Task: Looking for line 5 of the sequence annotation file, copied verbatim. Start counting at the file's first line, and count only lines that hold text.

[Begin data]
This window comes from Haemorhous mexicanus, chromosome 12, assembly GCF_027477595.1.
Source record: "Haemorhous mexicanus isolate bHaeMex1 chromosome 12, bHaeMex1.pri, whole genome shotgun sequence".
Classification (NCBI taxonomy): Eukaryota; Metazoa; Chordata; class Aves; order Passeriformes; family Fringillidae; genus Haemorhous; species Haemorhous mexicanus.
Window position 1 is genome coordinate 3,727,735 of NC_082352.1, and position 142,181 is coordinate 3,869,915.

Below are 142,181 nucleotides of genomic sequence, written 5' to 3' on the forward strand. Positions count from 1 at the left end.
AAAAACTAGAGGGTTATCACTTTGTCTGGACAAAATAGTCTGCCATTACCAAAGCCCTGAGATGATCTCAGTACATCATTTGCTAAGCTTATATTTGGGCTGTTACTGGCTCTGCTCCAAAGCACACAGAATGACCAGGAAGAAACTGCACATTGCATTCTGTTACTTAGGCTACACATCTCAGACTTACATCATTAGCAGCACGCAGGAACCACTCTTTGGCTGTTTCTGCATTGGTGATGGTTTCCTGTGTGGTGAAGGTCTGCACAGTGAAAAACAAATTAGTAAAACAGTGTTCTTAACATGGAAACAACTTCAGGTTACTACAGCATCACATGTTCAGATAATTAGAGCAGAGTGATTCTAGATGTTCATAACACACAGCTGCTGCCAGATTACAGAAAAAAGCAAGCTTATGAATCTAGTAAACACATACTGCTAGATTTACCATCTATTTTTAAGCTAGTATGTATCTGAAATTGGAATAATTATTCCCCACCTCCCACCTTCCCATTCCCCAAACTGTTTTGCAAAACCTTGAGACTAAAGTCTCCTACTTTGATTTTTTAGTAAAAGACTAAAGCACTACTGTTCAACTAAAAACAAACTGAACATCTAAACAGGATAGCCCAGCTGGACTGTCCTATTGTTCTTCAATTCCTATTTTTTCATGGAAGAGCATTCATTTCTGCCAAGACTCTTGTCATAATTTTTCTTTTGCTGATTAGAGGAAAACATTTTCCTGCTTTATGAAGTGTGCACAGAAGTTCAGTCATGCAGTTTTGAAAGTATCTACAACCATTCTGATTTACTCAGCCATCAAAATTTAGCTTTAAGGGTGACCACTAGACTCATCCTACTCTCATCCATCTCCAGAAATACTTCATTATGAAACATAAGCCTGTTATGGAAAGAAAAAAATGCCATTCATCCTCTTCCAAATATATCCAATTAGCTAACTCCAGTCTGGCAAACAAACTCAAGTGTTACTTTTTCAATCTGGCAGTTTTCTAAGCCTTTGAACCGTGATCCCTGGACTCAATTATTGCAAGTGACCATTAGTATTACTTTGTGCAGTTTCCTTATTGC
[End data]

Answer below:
Below are 142,181 nucleotides of genomic sequence, written 5' to 3' on the forward strand. Positions count from 1 at the left end.